Stanislaus Drug Enforcement Agency Awarded
MODESTO, Calif. — United States Attorney Benjamin B. Wagner, U.S. Drug Enforcement Administration Special Agent in Charge Anthony D. Williams, IRS-CI Acting Special Agent in Charge Clarissa Balmaseda, Modesto Chief of Police Mike Harden, and Stanislaus County Sheriff Adam Christianson announced that the federal government awarded the Stanislaus Drug Enforcement Agency $154,875.11 in an equitable sharing ceremony today. This amount is part of $322,313.78 in assets consisting of cash and bank accounts forfeited to the United States in connection with the 2006 investigation of the California Healthcare Collective in Modesto. The U.S. Department of Justice Forfeiture Program strives to deter crime by depriving criminals of the profits and proceeds of their illegal activities.
The Stanislaus Drug Enforcement Agency is a task force with agents from the Stanislaus County Sheriff's Department and police departments from Modesto, Turlock, Ceres, Oakdale, Waterford, Newman and Hughson. Working with agents from the DEA and other federal agencies the SDEA combats street-level drug dealers in Stanislaus County.
U.S. Attorney Wagner stated, “Forfeiting the proceeds of criminal activity, including the commercial sale of marijuana, is an effective way to disrupt and deter such activity. Federal law permits forfeited assets to be used to enhance law enforcement. Where, as here, federal and local law enforcement agencies share the investigative effort that leads to a federal prosecution, it is appropriate to also share forfeited assets obtained in the course of that prosecution.”
DEA Special Agent in Charge Anthony D. Williams stated, “The Department of Justice Forfeiture Program is an important tool utilized in removing assets from drug traffickers and sharing them with the community through law enforcement efforts. The DEA looks forward to continuing strong partnerships with our counterparts in Stanislaus County.”
Chief Harden said, “Local law enforcement is grateful for the investigation and prosecution efforts by the federal government of the operators of the California Healthcare Collective. The investigation was abundantly clear, that the Healthcare Collective was nothing more than a criminal enterprise distributing large amounts of marijuana under the guise of medicinal use. The arrest, prosecution and asset forfeiture of proceeds from the Collective should send a strong and unified message that law enforcement in Modesto and Stanislaus County will not allow such operations to continue.”
“One of the government’s most powerful weapons is the ability to seize through asset forfeiture,” said IRS-CI Acting Special Agent in Charge Balmaseda. “By taking away their assets and profits, we deprive them of the proceeds of their criminal activity.”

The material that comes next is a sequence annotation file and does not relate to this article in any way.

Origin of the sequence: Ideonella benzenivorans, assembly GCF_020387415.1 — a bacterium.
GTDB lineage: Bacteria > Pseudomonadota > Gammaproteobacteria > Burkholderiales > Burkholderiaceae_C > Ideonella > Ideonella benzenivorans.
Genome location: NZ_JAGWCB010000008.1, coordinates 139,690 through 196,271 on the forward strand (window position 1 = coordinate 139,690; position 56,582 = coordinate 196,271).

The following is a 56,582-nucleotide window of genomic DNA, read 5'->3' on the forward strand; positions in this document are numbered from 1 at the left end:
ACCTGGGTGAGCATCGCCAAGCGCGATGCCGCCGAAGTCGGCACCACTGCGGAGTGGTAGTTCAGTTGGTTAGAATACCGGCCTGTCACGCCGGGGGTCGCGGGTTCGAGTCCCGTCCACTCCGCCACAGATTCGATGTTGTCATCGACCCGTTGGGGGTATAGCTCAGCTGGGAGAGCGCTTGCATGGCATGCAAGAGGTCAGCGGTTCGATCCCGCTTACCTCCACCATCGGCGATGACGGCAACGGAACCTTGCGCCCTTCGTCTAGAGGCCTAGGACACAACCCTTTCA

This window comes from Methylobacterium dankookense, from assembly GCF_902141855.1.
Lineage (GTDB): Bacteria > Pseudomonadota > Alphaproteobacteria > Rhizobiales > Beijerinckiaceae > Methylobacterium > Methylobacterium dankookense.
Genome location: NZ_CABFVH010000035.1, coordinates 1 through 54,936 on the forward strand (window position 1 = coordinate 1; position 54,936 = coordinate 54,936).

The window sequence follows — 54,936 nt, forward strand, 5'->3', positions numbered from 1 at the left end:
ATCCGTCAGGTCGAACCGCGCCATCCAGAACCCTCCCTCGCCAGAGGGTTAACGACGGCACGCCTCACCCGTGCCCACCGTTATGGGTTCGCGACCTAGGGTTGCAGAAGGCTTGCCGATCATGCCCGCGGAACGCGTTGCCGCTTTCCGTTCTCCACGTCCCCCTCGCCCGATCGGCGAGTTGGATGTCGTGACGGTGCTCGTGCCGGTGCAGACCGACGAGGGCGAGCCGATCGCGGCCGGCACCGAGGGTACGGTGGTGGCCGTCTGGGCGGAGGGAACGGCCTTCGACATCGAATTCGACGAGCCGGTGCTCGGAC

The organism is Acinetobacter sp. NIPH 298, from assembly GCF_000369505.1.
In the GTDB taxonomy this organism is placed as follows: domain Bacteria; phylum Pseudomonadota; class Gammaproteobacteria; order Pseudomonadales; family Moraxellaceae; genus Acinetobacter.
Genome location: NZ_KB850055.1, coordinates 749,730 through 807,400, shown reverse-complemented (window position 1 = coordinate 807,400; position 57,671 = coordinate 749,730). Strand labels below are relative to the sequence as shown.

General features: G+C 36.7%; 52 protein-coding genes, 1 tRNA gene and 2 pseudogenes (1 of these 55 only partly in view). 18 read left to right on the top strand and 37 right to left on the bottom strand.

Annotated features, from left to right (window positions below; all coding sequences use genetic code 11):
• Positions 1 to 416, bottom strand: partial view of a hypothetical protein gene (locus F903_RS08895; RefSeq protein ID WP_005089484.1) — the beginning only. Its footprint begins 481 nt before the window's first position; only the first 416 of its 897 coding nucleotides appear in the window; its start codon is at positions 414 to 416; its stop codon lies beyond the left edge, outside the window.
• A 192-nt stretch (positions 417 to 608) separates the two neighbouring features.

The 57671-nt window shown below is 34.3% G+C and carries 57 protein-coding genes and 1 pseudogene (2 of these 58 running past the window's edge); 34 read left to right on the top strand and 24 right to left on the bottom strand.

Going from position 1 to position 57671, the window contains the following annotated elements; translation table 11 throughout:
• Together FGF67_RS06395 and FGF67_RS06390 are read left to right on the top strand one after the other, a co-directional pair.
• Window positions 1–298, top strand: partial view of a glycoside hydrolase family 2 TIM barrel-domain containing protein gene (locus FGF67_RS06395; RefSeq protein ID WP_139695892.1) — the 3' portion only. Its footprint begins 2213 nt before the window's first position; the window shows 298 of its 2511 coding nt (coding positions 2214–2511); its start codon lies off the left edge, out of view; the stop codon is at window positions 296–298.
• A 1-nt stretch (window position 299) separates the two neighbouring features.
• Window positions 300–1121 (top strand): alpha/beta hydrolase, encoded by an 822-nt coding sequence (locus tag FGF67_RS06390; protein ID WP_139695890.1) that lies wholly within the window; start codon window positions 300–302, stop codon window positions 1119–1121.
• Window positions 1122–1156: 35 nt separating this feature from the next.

Equitable sharing is an agreement between the federal government and state law enforcement agencies to share in federally forfeited cash, property, or proceeds. Any state or local law enforcement agency that directly participates in an investigation or prosecution that results in a federal forfeiture may request an equitable share of the net proceeds of the forfeiture. Shared assets are used for law enforcement purposes such as training, equipment, detention facilities and conducting drug education and awareness programs.
On September 27, 2006, law enforcement officers with the Drug Enforcement Administration, Stanislaus Drug Enforcement Agency, and Modesto Police Department executed a federal search warrant at the California Healthcare Collective at 1009 McHenry Avenue in Modesto, a retail marijuana store operated by Luke Scarmazzo and Ricardo Montes. On the same day, law enforcement officers executed search and seizure warrants at related locations and financial institutions resulting in the seizure 100 pounds of marijuana, 1,000 marijuana plants, 10 firearms, and more than $200,000 in cash.
Filings with the City of Modesto indicated that California Healthcare Collective earned more than $4.5 million during its 2004–2006 operation in Modesto. However, the evidence at trial established that the defendants actually generated over $9 million in sales and that much of that money was funneled into personal purchases and private accounts. On May 15, 2008, a jury found Scarmazzo and Montes guilty of conducting a continuing criminal enterprise and other drug related charges. Scarmazzo was sentenced to 21 years and 10 months in prison, and Montes was sentenced to 20 years in prison. The convictions have been affirmed by the Ninth Circuit Court of Appeals.
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